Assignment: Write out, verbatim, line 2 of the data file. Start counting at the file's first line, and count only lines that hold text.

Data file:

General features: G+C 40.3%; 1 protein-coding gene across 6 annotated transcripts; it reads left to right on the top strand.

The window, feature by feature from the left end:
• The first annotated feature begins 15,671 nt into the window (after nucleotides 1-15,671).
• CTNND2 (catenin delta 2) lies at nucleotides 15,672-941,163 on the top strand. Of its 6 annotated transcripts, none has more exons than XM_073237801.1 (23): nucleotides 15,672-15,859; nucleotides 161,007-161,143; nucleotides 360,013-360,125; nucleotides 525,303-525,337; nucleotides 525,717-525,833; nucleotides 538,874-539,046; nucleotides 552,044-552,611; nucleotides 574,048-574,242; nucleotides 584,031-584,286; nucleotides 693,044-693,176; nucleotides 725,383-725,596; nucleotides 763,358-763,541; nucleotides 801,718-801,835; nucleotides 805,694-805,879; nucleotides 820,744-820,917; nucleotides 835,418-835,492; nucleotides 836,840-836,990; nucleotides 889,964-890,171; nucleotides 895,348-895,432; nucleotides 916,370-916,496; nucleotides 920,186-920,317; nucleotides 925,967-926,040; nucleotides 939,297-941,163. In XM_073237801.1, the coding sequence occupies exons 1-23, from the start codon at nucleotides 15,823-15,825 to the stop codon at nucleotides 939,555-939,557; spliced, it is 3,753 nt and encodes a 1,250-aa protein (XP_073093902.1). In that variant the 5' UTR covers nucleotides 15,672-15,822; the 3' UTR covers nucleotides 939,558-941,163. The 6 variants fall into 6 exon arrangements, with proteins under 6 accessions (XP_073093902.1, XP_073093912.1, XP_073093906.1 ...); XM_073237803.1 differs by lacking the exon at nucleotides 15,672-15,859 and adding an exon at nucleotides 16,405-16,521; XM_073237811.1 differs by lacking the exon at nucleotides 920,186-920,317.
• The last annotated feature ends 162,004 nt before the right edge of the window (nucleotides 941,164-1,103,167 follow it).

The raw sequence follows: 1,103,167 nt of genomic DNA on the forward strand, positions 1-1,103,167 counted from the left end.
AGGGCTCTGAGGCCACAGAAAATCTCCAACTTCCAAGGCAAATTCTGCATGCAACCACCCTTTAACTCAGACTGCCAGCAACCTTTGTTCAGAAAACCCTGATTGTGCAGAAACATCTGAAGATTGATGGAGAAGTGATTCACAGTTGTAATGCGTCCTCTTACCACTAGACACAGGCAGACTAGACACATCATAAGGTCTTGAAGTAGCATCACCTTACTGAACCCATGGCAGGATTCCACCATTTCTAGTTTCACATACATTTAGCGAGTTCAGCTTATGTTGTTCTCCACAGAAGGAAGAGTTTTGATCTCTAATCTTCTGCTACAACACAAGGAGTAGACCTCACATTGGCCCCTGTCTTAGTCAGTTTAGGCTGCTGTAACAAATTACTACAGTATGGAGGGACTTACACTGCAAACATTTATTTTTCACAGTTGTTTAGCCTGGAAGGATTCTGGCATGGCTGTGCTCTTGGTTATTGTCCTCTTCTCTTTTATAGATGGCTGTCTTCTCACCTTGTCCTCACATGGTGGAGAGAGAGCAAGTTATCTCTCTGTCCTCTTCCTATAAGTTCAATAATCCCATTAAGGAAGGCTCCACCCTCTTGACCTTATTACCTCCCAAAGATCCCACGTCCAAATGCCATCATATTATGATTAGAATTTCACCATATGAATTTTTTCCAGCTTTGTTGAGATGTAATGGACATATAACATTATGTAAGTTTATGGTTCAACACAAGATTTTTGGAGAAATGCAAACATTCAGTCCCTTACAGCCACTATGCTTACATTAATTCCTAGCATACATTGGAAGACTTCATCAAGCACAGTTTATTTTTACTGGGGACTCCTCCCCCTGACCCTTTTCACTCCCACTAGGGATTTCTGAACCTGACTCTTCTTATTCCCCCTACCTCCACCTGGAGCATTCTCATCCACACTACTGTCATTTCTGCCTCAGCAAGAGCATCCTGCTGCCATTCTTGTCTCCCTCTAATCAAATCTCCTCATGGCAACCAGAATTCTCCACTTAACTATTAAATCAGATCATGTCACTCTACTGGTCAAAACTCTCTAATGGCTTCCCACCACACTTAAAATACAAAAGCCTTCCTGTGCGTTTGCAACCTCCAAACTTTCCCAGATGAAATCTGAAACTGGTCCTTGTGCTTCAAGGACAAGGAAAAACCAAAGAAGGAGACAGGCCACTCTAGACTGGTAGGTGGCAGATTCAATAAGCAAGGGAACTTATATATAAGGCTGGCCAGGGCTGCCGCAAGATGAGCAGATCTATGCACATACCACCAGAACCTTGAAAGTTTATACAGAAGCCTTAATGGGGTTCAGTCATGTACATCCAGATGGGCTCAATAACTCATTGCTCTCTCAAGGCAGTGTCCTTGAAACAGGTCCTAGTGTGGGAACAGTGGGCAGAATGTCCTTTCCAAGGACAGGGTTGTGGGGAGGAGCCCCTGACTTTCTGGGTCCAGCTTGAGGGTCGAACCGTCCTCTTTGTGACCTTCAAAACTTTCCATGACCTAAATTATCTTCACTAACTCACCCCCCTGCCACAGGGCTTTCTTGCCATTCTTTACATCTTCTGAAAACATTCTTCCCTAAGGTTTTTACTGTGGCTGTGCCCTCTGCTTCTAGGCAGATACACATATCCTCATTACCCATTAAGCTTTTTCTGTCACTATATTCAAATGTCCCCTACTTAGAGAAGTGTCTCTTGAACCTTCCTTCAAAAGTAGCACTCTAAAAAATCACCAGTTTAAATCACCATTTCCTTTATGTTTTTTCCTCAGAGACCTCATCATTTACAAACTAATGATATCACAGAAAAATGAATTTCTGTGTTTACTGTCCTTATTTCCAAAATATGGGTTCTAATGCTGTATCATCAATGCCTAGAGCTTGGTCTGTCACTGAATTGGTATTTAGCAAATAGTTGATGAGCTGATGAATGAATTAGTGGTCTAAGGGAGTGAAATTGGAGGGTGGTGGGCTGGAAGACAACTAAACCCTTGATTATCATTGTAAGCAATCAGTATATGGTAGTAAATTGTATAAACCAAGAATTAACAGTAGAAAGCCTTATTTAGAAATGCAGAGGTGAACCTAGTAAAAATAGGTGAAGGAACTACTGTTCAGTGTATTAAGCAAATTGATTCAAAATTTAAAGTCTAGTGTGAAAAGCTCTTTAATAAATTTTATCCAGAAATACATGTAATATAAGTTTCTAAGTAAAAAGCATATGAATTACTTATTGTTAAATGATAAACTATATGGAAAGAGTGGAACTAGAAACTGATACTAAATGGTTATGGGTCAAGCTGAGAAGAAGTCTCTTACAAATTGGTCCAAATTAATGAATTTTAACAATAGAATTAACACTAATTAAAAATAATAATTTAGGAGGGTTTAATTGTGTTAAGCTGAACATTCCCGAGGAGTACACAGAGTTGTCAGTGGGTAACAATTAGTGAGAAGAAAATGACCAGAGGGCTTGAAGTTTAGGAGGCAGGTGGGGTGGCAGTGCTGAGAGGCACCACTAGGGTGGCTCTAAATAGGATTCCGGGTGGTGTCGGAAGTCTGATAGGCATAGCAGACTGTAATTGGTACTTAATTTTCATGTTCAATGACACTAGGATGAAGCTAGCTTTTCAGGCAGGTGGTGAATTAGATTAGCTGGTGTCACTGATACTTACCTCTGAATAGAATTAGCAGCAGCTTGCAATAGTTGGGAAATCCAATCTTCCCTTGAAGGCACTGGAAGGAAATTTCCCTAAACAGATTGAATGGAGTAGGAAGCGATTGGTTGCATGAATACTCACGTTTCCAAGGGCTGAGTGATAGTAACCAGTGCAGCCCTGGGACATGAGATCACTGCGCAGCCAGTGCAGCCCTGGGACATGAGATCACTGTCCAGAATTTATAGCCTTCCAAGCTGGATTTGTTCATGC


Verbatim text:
The window, feature by feature from the left end: